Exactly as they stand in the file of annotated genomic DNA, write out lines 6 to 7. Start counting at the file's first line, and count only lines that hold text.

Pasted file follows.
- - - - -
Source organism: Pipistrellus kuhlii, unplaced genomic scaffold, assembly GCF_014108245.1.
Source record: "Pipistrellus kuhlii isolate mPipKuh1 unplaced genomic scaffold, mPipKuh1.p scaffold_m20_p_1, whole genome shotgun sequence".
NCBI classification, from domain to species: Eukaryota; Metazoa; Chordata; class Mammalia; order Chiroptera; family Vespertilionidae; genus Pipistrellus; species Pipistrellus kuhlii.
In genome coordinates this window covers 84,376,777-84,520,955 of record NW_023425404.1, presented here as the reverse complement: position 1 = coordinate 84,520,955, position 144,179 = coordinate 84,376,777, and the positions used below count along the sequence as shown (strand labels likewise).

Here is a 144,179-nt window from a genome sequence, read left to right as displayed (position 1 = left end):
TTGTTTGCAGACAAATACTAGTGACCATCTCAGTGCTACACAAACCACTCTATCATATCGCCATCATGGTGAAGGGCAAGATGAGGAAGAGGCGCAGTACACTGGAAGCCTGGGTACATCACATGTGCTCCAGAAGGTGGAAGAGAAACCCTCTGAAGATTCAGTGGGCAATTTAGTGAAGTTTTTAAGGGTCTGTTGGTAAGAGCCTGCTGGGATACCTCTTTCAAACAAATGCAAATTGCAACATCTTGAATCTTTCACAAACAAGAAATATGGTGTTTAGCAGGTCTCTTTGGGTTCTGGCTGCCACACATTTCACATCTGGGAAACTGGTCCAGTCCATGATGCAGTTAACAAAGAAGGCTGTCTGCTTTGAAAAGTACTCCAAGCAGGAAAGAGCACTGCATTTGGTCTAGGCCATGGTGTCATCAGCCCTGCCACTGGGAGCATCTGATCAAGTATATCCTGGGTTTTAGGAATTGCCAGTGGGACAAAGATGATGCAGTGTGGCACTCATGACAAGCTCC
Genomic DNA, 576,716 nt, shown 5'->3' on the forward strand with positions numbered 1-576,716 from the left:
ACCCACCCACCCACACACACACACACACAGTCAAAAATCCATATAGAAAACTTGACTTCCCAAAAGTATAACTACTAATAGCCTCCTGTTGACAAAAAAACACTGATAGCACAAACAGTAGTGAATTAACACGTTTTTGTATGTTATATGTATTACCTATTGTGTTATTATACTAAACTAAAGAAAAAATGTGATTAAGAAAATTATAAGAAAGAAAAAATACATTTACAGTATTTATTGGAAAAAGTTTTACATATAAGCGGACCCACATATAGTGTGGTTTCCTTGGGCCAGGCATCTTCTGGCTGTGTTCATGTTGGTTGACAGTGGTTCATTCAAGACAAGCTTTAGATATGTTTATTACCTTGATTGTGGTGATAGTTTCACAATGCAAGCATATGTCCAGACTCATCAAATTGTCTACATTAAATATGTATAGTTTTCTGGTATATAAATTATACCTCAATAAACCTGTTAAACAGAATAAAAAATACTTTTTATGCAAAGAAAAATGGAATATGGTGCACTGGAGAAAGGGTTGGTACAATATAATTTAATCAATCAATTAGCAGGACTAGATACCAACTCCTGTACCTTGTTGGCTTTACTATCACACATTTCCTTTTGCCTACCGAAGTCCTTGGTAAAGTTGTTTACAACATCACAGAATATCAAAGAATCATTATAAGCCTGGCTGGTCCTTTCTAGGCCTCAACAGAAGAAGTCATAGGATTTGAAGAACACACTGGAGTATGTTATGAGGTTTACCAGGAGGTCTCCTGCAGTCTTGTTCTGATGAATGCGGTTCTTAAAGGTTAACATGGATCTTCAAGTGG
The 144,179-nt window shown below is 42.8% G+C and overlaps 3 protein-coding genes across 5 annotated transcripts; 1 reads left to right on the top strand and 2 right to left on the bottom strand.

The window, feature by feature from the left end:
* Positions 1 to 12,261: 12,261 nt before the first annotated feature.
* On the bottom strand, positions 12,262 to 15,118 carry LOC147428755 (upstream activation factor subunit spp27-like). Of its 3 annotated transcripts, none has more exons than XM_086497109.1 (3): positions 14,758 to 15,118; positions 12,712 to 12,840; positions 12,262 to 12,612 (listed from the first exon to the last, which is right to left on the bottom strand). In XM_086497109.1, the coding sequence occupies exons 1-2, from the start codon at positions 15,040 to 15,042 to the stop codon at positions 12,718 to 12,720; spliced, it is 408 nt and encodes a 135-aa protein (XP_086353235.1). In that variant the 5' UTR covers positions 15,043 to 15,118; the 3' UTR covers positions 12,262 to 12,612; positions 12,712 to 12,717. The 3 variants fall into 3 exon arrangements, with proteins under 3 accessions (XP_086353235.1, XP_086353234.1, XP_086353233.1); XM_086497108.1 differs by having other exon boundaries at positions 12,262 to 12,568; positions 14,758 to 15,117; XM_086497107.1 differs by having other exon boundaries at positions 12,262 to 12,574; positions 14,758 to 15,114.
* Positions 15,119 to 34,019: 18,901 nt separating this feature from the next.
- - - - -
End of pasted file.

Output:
TTGTTTGCAGACAAATACTAGTGACCATCTCAGTGCTACACAAACCACTCTATCATATCGCCATCATGGTGAAGGGCAAGATGAGGAAGAGGCGCAGTACACTGGAAGCCTGGGTACATCACATGTGCTCCAGAAGGTGGAAGAGAAACCCTCTGAAGATTCAGTGGGCAATTTAGTGAAGTTTTTAAGGGTCTGTTGGTAAGAGCCTGCTGGGATACCTCTTTCAAACAAATGCAAATTGCAACATCTTGAATCTTTCACAAACAAGAAATATGGTGTTTAGCAGGTCTCTTTGGGTTCTGGCTGCCACACATTTCACATCTGGGAAACTGGTCCAGTCCATGATGCAGTTAACAAAGAAGGCTGTCTGCTTTGAAAAGTACTCCAAGCAGGAAAGAGCACTGCATTTGGTCTAGGCCATGGTGTCATCAGCCCTGCCACTGGGAGCATCTGATCAAGTATATCCTGGGTTTTAGGAATTGCCAGTGGGACAAAGATGATGCAGTGTGGCACTCATGACAAGCTCC
Genomic DNA, 576,716 nt, shown 5'->3' on the forward strand with positions numbered 1-576,716 from the left: